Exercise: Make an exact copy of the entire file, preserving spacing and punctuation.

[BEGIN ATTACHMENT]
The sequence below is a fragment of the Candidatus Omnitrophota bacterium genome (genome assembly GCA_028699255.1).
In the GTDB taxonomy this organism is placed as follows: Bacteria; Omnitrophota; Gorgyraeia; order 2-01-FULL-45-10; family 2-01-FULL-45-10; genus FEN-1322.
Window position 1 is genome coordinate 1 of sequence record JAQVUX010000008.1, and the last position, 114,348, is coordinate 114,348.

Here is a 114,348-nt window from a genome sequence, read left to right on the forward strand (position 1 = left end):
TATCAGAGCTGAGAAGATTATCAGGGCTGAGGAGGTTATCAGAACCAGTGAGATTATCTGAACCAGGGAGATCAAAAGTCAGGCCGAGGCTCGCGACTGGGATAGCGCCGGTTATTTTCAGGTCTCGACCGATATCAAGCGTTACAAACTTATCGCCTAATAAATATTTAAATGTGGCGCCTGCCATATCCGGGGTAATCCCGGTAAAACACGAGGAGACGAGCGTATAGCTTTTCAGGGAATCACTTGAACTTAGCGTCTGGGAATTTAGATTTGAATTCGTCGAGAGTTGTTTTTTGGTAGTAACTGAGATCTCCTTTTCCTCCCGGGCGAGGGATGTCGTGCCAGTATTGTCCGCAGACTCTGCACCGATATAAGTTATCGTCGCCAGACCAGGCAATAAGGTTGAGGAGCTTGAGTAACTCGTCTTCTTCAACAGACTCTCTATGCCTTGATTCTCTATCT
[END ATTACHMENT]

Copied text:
The sequence below is a fragment of the Candidatus Omnitrophota bacterium genome (genome assembly GCA_028699255.1).
In the GTDB taxonomy this organism is placed as follows: Bacteria; Omnitrophota; Gorgyraeia; order 2-01-FULL-45-10; family 2-01-FULL-45-10; genus FEN-1322.
Window position 1 is genome coordinate 1 of sequence record JAQVUX010000008.1, and the last position, 114,348, is coordinate 114,348.

Here is a 114,348-nt window from a genome sequence, read left to right on the forward strand (position 1 = left end):
TATCAGAGCTGAGAAGATTATCAGGGCTGAGGAGGTTATCAGAACCAGTGAGATTATCTGAACCAGGGAGATCAAAAGTCAGGCCGAGGCTCGCGACTGGGATAGCGCCGGTTATTTTCAGGTCTCGACCGATATCAAGCGTTACAAACTTATCGCCTAATAAATATTTAAATGTGGCGCCTGCCATATCCGGGGTAATCCCGGTAAAACACGAGGAGACGAGCGTATAGCTTTTCAGGGAATCACTTGAACTTAGCGTCTGGGAATTTAGATTTGAATTCGTCGAGAGTTGTTTTTTGGTAGTAACTGAGATCTCCTTTTCCTCCCGGGCGAGGGATGTCGTGCCAGTATTGTCCGCAGACTCTGCACCGATATAAGTTATCGTCGCCAGACCAGGCAATAAGGTTGAGGAGCTTGAGTAACTCGTCTTCTTCAACAGACTCTCTATGCCTTGATTCTCTATCT